Expression of utrophin (dystrophin-related protein) during regeneration and maturation of skeletal muscle in canine X-linked muscular dystrophy

L. A. Wilson, B. J. Cooper, L. Dux, V. Dubowitz, C. A. Sewry

Research output: Contribution to journalArticle

18 Citations (Scopus)

Abstract

The regulation of utrophin, the autosomal homologue of dystrophin, has been studied in the canine X-linked model of Duchenne muscular dystrophy. Dystrophic muscle has been shown to exhibit abnormal sarcolemmal expression of utrophin, in addition to the normal expression at the neuromuscular junction, in peripheral nerves, vascular tissues and regenerating fibres. To establish whether this abnormal presence of utrophin in dystrophic muscle is a consequence of continued expression following regeneration, or is attributable to a disease related up-regulation, the expression of utrophin was compared immunocytochemically with that of dystrophin, β-spectrin and neonatal myosin in regenerating normal and dystrophic canine muscle, following necrosis induced by the injection of venom from the snake Notechis scutatis. In normal regenerating muscle, sarcolemmal utrophin and dystrophin were detected concomitantly from 2-3 d post-injection, prior to the expression of β-spectrin. Down-regulation of utrophin was apparent in some fibres from 7 d, and it was no longer present on the extra-junctional sarcolemma by 14 d. Neonatal myosin was still present in all fibres at this stage, but dystrophin and β-spectrin had been fully restored. In dystrophic regenerating muscle, down-regulation of utrophin occurred from 7 d, although it persisted on some fibres until 28 d, longer than in normal muscle. At 42 d, however, utrophin in dystrophic muscle was only detected in a population of small fibres thought to represent a second cycle of regeneration, with no immunolabelling of mature fibres. The results show that most utrophin is down-regulated in regenerating dystrophic fibres, prior to neonatal myosin, thus abnormal sarcolemmal expression of utrophin in dystrophic muscle is unlikely to be a continuation of the maturational process. Persistence of both utrophin and neonatal myosin, however, suggest a delay in the maturation of dystrophic muscle. In addition, a second cycle of degeneration and regeneration in dystrophic muscle does not occur whilst utrophin is still present, suggesting it may have a protective role against fibre damage and necrosis.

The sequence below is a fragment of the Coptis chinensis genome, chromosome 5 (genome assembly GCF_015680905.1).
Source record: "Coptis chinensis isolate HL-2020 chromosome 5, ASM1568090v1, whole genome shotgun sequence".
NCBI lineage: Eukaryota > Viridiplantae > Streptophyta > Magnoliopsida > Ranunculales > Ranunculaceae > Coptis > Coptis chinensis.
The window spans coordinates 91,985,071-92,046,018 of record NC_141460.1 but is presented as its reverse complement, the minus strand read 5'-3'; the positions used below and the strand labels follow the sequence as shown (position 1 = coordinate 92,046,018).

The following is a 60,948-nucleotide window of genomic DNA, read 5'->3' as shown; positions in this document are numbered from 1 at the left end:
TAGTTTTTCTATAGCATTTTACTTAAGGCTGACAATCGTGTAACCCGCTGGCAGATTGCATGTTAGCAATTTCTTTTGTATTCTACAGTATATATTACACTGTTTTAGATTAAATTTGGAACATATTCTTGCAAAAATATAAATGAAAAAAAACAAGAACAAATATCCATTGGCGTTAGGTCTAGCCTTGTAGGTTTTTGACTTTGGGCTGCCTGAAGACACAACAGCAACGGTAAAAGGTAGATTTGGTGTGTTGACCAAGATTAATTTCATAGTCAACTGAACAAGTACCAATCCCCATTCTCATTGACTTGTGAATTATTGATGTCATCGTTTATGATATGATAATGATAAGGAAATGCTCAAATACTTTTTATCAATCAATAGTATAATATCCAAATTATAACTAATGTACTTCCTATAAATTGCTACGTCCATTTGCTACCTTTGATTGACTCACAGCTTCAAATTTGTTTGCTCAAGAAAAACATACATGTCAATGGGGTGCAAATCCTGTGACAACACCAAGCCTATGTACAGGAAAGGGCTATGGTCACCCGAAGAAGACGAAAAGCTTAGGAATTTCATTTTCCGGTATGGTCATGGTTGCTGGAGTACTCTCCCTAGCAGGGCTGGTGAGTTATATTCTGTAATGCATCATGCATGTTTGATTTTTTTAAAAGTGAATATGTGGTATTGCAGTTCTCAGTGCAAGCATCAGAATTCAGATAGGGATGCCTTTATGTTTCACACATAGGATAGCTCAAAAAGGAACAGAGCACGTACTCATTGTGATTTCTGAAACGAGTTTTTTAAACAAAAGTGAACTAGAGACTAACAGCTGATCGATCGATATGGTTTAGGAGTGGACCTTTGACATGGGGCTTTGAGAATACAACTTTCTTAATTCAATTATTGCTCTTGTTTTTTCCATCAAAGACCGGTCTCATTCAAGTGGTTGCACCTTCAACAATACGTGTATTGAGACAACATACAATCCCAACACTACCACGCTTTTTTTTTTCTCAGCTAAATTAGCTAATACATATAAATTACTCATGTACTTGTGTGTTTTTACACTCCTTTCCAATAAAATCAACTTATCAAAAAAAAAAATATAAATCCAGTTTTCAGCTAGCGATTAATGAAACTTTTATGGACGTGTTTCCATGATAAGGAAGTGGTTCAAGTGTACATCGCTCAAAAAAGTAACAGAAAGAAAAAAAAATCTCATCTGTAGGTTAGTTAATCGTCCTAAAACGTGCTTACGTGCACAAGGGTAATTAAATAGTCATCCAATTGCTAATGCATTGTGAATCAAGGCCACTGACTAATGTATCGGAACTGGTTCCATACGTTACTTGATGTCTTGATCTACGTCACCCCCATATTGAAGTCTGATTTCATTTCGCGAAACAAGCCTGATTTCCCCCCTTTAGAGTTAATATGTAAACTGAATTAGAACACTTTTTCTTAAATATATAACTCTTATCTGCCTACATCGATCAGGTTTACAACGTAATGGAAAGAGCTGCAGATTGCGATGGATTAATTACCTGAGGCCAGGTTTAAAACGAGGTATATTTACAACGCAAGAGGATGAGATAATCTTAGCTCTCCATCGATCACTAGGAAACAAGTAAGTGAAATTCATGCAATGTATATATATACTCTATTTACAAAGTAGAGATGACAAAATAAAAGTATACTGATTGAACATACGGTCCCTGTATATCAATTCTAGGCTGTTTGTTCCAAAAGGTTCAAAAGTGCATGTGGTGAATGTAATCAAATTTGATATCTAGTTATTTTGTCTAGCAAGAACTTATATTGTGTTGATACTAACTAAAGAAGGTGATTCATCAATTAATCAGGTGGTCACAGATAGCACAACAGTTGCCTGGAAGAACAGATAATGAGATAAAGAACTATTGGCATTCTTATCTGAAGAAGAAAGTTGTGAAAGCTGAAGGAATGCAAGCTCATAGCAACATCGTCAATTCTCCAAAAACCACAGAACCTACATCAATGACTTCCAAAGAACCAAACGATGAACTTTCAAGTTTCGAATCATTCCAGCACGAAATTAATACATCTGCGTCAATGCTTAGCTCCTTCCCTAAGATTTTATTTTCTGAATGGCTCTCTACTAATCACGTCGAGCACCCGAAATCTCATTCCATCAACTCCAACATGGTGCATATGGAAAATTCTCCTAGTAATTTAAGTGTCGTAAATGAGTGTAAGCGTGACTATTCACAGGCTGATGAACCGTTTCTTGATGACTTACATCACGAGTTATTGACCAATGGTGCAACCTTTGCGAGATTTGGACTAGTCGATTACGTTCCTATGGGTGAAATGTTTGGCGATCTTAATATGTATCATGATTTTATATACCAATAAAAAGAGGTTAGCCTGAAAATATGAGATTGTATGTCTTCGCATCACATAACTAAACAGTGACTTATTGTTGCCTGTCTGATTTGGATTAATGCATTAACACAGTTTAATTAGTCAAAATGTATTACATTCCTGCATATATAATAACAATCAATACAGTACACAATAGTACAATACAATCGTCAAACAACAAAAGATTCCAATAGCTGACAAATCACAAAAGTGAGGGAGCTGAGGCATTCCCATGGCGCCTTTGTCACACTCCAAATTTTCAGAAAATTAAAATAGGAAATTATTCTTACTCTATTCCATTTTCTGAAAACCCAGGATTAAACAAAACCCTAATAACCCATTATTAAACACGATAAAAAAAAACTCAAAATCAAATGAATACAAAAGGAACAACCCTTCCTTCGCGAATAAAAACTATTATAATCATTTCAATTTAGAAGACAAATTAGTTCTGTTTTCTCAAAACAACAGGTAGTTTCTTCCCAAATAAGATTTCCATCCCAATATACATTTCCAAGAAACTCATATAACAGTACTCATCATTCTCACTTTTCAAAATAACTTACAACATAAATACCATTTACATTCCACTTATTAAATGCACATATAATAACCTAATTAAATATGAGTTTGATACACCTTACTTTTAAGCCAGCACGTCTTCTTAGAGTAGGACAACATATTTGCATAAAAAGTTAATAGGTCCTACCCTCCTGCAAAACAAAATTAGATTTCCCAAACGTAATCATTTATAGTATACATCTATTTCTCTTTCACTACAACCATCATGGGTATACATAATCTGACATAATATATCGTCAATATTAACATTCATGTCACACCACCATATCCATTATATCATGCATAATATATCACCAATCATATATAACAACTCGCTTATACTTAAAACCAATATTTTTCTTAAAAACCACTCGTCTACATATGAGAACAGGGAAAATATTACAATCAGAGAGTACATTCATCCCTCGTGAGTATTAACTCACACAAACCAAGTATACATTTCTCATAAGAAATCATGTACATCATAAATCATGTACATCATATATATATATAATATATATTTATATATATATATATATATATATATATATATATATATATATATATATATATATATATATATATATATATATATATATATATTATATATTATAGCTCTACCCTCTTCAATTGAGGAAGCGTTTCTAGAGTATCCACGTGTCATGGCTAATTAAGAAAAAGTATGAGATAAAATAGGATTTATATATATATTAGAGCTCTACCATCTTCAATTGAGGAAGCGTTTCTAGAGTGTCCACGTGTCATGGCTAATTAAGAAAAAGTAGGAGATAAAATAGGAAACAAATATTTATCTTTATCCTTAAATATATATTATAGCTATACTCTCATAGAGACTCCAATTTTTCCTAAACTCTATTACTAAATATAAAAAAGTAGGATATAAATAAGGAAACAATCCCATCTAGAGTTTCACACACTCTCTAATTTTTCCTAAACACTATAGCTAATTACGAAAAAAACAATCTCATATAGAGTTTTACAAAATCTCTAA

Original languageEnglish
Pages (from-to)359-367
Number of pages9
JournalNeuropathology and Applied Neurobiology
Volume20
Issue number4
Publication statusPublished - 1994

Fingerprint

Utrophin
Muscular Dystrophies
Canidae
Regeneration
Skeletal Muscle
Muscles
Dystrophin
Myosins
Spectrin
Necrosis
Down-Regulation
Nerve Tissue
Sarcolemma
Snake Venoms
Injections
Duchenne Muscular Dystrophy
Neuromuscular Junction
Peripheral Nerves

Keywords

  • Duchenne muscular dystrophy
  • Dystrophic dog
  • Dystrophin
  • Dystrophin-related protein
  • Regeneration
  • Skeletal muscle
  • Utrophin

ASJC Scopus subject areas

  • Clinical Neurology
  • Pathology and Forensic Medicine
  • Neuroscience(all)

Cite this

Expression of utrophin (dystrophin-related protein) during regeneration and maturation of skeletal muscle in canine X-linked muscular dystrophy. / Wilson, L. A.; Cooper, B. J.; Dux, L.; Dubowitz, V.; Sewry, C. A.

In: Neuropathology and Applied Neurobiology, Vol. 20, No. 4, 1994, p. 359-367.